"Starting from nothing but a tree, and less than one working day, John built a chair and a table."

Is the usage of "and less than one working day" correct here? I believe that it should be "in less than one working day."

If so, what grammatical rule dictates this?

  • Yes, it should be 'in'. I'm not sure exactly why, there's probably a word for it. Commented Feb 22, 2018 at 22:06
  • By the way, could you include the research you have done, and why you came to your conclusion? Commented Feb 22, 2018 at 22:08
  • As it stands, 'less than one working day' modifies 'John', or arguably a starting material, which is nonsense. But 'in less than one working day' is a temporal adverbial addressing how long the construction took John. Commented Feb 22, 2018 at 22:08
  • I posted it for the same reason--I wasn't sure exactly why and was curious if there was a rule for it.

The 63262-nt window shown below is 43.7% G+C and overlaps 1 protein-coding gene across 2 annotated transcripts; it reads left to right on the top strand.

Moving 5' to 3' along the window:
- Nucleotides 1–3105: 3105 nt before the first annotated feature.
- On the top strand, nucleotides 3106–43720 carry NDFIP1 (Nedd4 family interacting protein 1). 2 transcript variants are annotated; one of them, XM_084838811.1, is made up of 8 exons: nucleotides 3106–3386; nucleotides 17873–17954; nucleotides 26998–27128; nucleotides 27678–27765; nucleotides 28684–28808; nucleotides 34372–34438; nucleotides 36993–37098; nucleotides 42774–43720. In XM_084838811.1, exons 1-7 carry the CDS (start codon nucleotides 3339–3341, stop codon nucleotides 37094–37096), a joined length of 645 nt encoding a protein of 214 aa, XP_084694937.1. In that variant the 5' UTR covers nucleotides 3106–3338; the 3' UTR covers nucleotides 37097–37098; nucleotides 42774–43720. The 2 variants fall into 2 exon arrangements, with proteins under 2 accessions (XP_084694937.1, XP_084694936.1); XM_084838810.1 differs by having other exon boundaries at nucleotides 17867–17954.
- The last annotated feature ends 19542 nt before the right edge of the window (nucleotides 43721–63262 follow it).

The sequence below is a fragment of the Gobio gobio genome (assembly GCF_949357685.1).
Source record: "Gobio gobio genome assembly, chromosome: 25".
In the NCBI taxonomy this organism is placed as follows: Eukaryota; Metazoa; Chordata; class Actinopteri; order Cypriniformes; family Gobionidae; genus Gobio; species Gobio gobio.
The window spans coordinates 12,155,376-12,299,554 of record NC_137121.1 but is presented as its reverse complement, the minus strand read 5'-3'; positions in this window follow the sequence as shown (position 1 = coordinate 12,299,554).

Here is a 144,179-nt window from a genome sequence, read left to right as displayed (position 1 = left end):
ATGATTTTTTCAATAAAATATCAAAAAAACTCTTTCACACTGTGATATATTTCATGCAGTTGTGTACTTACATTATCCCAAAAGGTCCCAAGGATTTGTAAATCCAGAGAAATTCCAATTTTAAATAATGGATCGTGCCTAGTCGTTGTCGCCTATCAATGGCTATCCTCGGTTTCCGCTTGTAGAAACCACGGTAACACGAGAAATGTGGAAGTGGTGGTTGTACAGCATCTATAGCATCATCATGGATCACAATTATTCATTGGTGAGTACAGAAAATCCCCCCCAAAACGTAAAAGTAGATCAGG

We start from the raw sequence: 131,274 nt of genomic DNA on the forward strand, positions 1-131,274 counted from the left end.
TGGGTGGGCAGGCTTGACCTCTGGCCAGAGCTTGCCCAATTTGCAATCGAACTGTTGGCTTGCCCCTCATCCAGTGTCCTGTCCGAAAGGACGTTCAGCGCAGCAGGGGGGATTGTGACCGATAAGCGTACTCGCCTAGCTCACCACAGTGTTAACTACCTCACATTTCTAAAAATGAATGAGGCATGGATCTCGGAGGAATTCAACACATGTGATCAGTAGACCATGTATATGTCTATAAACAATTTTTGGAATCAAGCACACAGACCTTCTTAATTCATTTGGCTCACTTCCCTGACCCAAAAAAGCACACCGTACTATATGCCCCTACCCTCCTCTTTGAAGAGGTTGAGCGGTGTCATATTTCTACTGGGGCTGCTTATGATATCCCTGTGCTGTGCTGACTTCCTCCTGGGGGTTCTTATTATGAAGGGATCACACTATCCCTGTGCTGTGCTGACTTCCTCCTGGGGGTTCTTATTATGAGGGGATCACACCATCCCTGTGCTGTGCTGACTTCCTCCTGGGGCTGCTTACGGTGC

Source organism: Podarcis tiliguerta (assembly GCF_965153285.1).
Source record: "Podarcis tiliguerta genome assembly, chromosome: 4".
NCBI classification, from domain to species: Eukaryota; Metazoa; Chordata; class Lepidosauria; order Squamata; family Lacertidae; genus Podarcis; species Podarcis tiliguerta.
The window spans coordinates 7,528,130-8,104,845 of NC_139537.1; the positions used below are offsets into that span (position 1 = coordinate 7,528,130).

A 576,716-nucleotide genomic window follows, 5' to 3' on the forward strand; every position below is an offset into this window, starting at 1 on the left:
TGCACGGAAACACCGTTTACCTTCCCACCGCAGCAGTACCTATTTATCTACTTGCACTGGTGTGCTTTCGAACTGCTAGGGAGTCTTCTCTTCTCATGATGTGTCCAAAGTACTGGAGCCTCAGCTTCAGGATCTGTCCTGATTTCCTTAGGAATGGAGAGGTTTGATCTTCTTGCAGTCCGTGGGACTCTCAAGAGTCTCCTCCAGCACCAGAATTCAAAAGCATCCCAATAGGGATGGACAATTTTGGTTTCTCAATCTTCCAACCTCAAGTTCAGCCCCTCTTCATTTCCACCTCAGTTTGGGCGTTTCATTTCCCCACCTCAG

– mwlow
    Commented Feb 22, 2018 at 22:15

1 Answer 1


This is yet another variant of the insidious Oxford comma or its jokey equivalent Eats, Shoots, and Leaves.

The sentence is actually fine without the "in", and could be paraphrased as follows:

Starting with nothing but a tree and a day's labor, John built a chair and a table.

Think euphony, which is sometimes clarity's friend. Grammar is only part of the answer here.

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